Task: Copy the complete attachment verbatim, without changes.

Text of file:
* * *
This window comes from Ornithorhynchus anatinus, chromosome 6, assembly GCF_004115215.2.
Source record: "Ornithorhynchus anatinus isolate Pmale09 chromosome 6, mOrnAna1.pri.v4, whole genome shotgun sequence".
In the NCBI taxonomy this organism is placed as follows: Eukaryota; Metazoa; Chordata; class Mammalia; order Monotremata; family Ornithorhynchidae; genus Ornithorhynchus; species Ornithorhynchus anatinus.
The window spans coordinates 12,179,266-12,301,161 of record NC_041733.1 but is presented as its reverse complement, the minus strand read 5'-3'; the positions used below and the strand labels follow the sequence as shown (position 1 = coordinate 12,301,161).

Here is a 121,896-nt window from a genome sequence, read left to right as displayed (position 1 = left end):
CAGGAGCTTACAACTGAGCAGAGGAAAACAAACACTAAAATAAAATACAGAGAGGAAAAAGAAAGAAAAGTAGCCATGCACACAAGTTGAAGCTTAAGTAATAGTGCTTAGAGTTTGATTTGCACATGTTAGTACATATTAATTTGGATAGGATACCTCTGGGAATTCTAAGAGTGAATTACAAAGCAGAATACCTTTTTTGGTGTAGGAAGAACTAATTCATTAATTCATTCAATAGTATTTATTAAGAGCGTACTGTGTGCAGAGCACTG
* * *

This window comes from Ornithorhynchus anatinus, chromosome 6, assembly GCF_004115215.2.
Source record: "Ornithorhynchus anatinus isolate Pmale09 chromosome 6, mOrnAna1.pri.v4, whole genome shotgun sequence".
In the NCBI taxonomy this organism is placed as follows: Eukaryota; Metazoa; Chordata; class Mammalia; order Monotremata; family Ornithorhynchidae; genus Ornithorhynchus; species Ornithorhynchus anatinus.
The window spans coordinates 12,179,266-12,301,161 of record NC_041733.1 but is presented as its reverse complement, the minus strand read 5'-3'; the positions used below and the strand labels follow the sequence as shown (position 1 = coordinate 12,301,161).

Here is a 121,896-nt window from a genome sequence, read left to right as displayed (position 1 = left end):
CAGGAGCTTACAACTGAGCAGAGGAAAACAAACACTAAAATAAAATACAGAGAGGAAAAAGAAAGAAAAGTAGCCATGCACACAAGTTGAAGCTTAAGTAATAGTGCTTAGAGTTTGATTTGCACATGTTAGTACATATTAATTTGGATAGGATACCTCTGGGAATTCTAAGAGTGAATTACAAAGCAGAATACCTTTTTTGGTGTAGGAAGAACTAATTCATTAATTCATTCAATAGTATTTATTAAGAGCGTACTGTGTGCAGAGCACTG